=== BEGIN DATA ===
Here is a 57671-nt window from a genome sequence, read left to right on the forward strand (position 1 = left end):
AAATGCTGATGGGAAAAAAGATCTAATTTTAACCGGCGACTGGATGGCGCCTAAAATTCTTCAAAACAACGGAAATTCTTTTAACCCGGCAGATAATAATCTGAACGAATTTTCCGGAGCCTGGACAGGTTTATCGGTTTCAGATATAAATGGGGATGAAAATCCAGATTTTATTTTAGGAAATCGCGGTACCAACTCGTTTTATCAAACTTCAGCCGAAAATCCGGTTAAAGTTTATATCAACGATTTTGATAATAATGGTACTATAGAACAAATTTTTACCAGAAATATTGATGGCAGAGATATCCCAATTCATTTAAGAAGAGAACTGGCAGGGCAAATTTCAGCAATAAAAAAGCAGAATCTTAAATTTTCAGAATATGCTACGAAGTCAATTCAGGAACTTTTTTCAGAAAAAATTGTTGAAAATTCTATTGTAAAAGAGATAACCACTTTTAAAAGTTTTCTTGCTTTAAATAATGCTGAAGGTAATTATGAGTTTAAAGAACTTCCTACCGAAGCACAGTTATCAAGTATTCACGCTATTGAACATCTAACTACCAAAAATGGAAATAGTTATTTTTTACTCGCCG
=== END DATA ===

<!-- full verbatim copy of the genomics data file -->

Here is a 57671-nt window from a genome sequence, read left to right on the forward strand (position 1 = left end):
AAATGCTGATGGGAAAAAAGATCTAATTTTAACCGGCGACTGGATGGCGCCTAAAATTCTTCAAAACAACGGAAATTCTTTTAACCCGGCAGATAATAATCTGAACGAATTTTCCGGAGCCTGGACAGGTTTATCGGTTTCAGATATAAATGGGGATGAAAATCCAGATTTTATTTTAGGAAATCGCGGTACCAACTCGTTTTATCAAACTTCAGCCGAAAATCCGGTTAAAGTTTATATCAACGATTTTGATAATAATGGTACTATAGAACAAATTTTTACCAGAAATATTGATGGCAGAGATATCCCAATTCATTTAAGAAGAGAACTGGCAGGGCAAATTTCAGCAATAAAAAAGCAGAATCTTAAATTTTCAGAATATGCTACGAAGTCAATTCAGGAACTTTTTTCAGAAAAAATTGTTGAAAATTCTATTGTAAAAGAGATAACCACTTTTAAAAGTTTTCTTGCTTTAAATAATGCTGAAGGTAATTATGAGTTTAAAGAACTTCCTACCGAAGCACAGTTATCAAGTATTCACGCTATTGAACATCTAACTACCAAAAATGGAAATAGTTATTTTTTACTCGCCG